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I don't have a particular source for this, but I remember my high school Latin teacher telling us that Roman wine was more like a strong, thick concentratemore like a strong, thick concentrate much stronger than the wine we drink today, intended to be diluted before drinking. Think like those 100% berry juices you can buy at health food stores in the US, that are undrinkably tart without adding water.

Moreover, we spent an entire class period learning about the central social role of the person designated to choose the dilution strength at each dinner party, known as the arbiter bibendi, the "drinking master." Choosing the wrong mix (too much water -- wine sucks; too little water -- everyone gets too sloshed) could result in social consequences among the Roman elite, i.e. not being invited to more dinner parties. We read about one of these situations, but I can't remember who the author was. Might have been Horace, or probably someone more lowbrow.

As to why it was made so strong in the first place, I have no clue.

I don't have a particular source for this, but I remember my high school Latin teacher telling us that Roman wine was more like a strong, thick concentrate than the wine we drink today, intended to be diluted before drinking. Think like those 100% berry juices you can buy at health food stores in the US, that are undrinkably tart without adding water.

Moreover, we spent an entire class period learning about the central social role of the person designated to choose the dilution strength at each dinner party, known as the arbiter bibendi, the "drinking master." Choosing the wrong mix (too much water -- wine sucks; too little water -- everyone gets too sloshed) could result in social consequences among the Roman elite, i.e. not being invited to more dinner parties. We read about one of these situations, but I can't remember who the author was. Might have been Horace, or probably someone more lowbrow.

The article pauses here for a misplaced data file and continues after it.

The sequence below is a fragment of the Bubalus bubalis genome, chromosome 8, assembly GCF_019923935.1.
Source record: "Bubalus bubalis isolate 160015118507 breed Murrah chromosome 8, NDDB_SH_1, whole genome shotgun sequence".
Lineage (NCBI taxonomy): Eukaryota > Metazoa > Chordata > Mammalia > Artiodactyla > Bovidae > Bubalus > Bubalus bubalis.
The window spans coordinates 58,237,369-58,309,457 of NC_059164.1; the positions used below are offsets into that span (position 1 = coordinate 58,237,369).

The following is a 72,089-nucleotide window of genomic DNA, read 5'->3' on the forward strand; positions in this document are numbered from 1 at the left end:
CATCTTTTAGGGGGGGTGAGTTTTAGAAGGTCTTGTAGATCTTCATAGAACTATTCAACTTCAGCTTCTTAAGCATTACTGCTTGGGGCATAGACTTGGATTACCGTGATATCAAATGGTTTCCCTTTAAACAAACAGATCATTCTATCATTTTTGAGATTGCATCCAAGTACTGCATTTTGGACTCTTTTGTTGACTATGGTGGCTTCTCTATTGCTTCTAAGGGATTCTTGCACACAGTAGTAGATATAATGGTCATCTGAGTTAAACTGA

As to why it was made so strong in the first place, I have no clue.

I don't have a particular source for this, but I remember my high school Latin teacher telling us that Roman wine was more like a strong, thick concentrate much stronger than the wine we drink today, intended to be diluted before drinking. Think like those 100% berry juices you can buy at health food stores in the US, that are undrinkably tart without adding water.

Moreover, we spent an entire class period learning about the central social role of the person designated to choose the dilution strength at each dinner party, known as the arbiter bibendi, the "drinking master." Choosing the wrong mix (too much water -- wine sucks; too little water -- everyone gets too sloshed) could result in social consequences among the Roman elite, i.e. not being invited to more dinner parties. We read about one of these situations, but I can't remember who the author was. Might have been Horace, or probably someone more lowbrow.

As to why it was made so strong in the first place, I have no clue.

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source | link

I don't have a particular source for this, but I remember my high school Latin teacher telling us that Roman wine was more like a strong, thick concentrate than the wine we drink today, intended to be diluted before drinking. Think like those 100% berry juices you can buy at health food stores in the US, that are undrinkably tart without adding water.

Moreover, we spent an entire class period learning about the central social role of the person designated to choose the dilution strength at each dinner party, known as the arbiter bibendi, the "drinking master." Choosing the wrong mix (too much water -- wine sucks; too little water -- everyone gets too sloshed) could result in social consequences among the Roman elite, i.e. not being invited to more dinner parties. We read about one of these situations, but I can't remember who the author was. Might have been Horace, or probably someone more lowbrow.

As to why it was made so strong in the first place, I have no clue.